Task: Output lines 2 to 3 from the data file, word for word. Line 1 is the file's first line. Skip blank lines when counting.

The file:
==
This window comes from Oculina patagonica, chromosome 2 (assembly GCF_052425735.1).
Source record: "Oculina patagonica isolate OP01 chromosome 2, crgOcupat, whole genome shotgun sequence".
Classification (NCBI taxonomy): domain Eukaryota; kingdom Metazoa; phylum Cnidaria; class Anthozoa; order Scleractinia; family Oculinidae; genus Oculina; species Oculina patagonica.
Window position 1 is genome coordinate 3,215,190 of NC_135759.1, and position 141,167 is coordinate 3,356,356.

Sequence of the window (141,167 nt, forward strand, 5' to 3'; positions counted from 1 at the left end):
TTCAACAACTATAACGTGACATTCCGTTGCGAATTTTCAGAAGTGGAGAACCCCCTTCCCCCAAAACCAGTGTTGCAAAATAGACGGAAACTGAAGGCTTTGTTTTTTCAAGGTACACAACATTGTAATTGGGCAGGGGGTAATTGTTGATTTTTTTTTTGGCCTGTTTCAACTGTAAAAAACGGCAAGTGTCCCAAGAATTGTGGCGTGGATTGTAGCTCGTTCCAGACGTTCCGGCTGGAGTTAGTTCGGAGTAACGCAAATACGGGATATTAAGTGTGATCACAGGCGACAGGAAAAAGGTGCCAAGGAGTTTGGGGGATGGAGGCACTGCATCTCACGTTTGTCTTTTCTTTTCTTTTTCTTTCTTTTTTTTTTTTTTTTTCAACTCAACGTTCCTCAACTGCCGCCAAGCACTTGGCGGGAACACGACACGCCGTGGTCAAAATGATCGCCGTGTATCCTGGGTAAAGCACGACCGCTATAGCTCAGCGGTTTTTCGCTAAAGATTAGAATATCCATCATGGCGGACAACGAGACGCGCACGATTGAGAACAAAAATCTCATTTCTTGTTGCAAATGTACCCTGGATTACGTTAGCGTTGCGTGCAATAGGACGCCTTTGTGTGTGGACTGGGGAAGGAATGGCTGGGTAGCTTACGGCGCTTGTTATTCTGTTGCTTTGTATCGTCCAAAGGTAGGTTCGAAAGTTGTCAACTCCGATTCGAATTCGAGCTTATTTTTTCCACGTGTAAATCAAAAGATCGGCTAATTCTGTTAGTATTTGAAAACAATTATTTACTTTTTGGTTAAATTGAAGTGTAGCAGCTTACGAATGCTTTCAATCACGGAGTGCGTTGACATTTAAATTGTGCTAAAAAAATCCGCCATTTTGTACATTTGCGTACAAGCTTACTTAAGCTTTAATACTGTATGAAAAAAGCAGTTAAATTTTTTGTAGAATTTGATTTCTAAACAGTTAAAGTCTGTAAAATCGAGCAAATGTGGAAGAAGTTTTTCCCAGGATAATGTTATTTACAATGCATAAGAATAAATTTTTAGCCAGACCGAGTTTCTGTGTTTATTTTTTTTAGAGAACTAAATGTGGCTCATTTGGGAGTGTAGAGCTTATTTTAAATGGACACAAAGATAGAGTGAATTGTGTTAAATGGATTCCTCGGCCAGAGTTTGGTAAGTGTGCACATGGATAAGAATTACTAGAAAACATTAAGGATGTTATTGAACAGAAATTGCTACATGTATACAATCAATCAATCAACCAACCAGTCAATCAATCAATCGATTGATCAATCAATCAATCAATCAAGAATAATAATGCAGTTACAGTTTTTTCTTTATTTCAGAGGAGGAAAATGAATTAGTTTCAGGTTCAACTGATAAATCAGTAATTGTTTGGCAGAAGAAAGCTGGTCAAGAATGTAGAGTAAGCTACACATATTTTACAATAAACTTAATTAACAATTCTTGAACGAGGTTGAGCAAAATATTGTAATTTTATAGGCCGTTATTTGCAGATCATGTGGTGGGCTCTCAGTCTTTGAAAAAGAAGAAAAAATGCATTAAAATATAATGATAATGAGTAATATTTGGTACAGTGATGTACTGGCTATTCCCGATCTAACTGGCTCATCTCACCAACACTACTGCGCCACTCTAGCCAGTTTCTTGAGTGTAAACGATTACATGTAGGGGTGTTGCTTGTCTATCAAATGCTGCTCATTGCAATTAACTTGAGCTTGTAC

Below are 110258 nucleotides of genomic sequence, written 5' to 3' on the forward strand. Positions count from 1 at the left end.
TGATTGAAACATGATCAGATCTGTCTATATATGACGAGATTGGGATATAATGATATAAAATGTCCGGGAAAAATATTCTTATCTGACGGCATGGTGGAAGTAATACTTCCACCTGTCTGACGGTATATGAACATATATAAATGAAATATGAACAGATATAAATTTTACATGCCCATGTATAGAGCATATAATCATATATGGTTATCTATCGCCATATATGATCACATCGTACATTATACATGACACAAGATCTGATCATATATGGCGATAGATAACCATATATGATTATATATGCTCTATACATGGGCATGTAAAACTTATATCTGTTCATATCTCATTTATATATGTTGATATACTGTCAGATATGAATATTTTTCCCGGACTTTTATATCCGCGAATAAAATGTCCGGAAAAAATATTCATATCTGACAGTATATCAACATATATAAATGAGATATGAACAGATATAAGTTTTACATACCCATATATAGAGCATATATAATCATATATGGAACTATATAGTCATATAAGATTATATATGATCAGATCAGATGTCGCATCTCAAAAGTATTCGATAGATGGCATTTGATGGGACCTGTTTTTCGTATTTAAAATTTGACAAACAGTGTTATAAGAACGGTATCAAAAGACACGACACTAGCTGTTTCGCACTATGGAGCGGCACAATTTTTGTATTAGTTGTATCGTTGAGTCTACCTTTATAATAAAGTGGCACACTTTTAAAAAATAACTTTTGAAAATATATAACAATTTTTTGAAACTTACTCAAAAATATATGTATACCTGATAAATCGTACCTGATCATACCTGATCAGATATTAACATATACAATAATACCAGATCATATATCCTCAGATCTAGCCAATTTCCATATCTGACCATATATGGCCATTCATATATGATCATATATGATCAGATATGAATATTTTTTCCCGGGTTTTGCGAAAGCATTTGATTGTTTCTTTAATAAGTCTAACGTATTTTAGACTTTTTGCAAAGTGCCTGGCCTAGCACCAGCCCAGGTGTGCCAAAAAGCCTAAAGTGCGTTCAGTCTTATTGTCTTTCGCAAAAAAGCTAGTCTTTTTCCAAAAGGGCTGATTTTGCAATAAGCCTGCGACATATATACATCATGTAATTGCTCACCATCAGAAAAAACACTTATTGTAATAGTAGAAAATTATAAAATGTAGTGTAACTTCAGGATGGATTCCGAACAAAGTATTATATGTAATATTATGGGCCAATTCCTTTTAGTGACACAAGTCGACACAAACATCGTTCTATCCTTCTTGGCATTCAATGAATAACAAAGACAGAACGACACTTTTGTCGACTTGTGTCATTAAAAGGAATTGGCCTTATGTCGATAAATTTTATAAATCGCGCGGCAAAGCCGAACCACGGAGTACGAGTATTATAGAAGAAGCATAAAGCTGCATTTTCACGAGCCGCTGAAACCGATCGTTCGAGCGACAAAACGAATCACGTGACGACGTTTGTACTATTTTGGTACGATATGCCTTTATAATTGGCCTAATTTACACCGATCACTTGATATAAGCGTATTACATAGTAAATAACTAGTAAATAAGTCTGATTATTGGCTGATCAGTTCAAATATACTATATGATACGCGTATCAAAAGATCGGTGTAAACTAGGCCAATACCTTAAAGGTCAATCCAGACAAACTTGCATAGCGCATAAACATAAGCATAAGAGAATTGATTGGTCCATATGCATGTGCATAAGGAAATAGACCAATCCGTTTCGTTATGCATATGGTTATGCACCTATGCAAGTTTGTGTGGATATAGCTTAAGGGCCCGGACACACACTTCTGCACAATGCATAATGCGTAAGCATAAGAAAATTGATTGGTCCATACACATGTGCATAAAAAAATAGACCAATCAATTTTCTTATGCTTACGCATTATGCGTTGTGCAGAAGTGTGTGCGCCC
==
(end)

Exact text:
Source record: "Oculina patagonica isolate OP01 chromosome 2, crgOcupat, whole genome shotgun sequence".
Classification (NCBI taxonomy): domain Eukaryota; kingdom Metazoa; phylum Cnidaria; class Anthozoa; order Scleractinia; family Oculinidae; genus Oculina; species Oculina patagonica.